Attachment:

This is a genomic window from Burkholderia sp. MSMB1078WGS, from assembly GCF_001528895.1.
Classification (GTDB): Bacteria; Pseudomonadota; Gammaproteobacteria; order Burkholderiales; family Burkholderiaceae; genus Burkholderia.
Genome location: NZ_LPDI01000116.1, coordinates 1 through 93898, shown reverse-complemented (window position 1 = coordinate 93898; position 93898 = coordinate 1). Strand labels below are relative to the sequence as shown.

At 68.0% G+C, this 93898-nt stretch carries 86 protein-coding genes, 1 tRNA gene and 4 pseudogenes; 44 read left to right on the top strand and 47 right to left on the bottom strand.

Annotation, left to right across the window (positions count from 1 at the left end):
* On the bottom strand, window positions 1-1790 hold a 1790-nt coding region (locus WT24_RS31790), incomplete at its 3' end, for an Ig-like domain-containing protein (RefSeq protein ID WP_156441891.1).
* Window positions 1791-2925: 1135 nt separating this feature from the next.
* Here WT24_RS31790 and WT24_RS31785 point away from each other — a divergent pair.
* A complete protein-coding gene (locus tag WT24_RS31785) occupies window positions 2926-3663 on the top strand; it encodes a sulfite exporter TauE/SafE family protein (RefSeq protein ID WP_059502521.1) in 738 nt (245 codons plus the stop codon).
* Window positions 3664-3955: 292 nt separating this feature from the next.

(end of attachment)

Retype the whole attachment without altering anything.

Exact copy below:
This is a genomic window from Burkholderia sp. MSMB1078WGS, from assembly GCF_001528895.1.
Classification (GTDB): Bacteria; Pseudomonadota; Gammaproteobacteria; order Burkholderiales; family Burkholderiaceae; genus Burkholderia.
Genome location: NZ_LPDI01000116.1, coordinates 1 through 93898, shown reverse-complemented (window position 1 = coordinate 93898; position 93898 = coordinate 1). Strand labels below are relative to the sequence as shown.

At 68.0% G+C, this 93898-nt stretch carries 86 protein-coding genes, 1 tRNA gene and 4 pseudogenes; 44 read left to right on the top strand and 47 right to left on the bottom strand.

Annotation, left to right across the window (positions count from 1 at the left end):
* On the bottom strand, window positions 1-1790 hold a 1790-nt coding region (locus WT24_RS31790), incomplete at its 3' end, for an Ig-like domain-containing protein (RefSeq protein ID WP_156441891.1).
* Window positions 1791-2925: 1135 nt separating this feature from the next.
* Here WT24_RS31790 and WT24_RS31785 point away from each other — a divergent pair.
* A complete protein-coding gene (locus tag WT24_RS31785) occupies window positions 2926-3663 on the top strand; it encodes a sulfite exporter TauE/SafE family protein (RefSeq protein ID WP_059502521.1) in 738 nt (245 codons plus the stop codon).
* Window positions 3664-3955: 292 nt separating this feature from the next.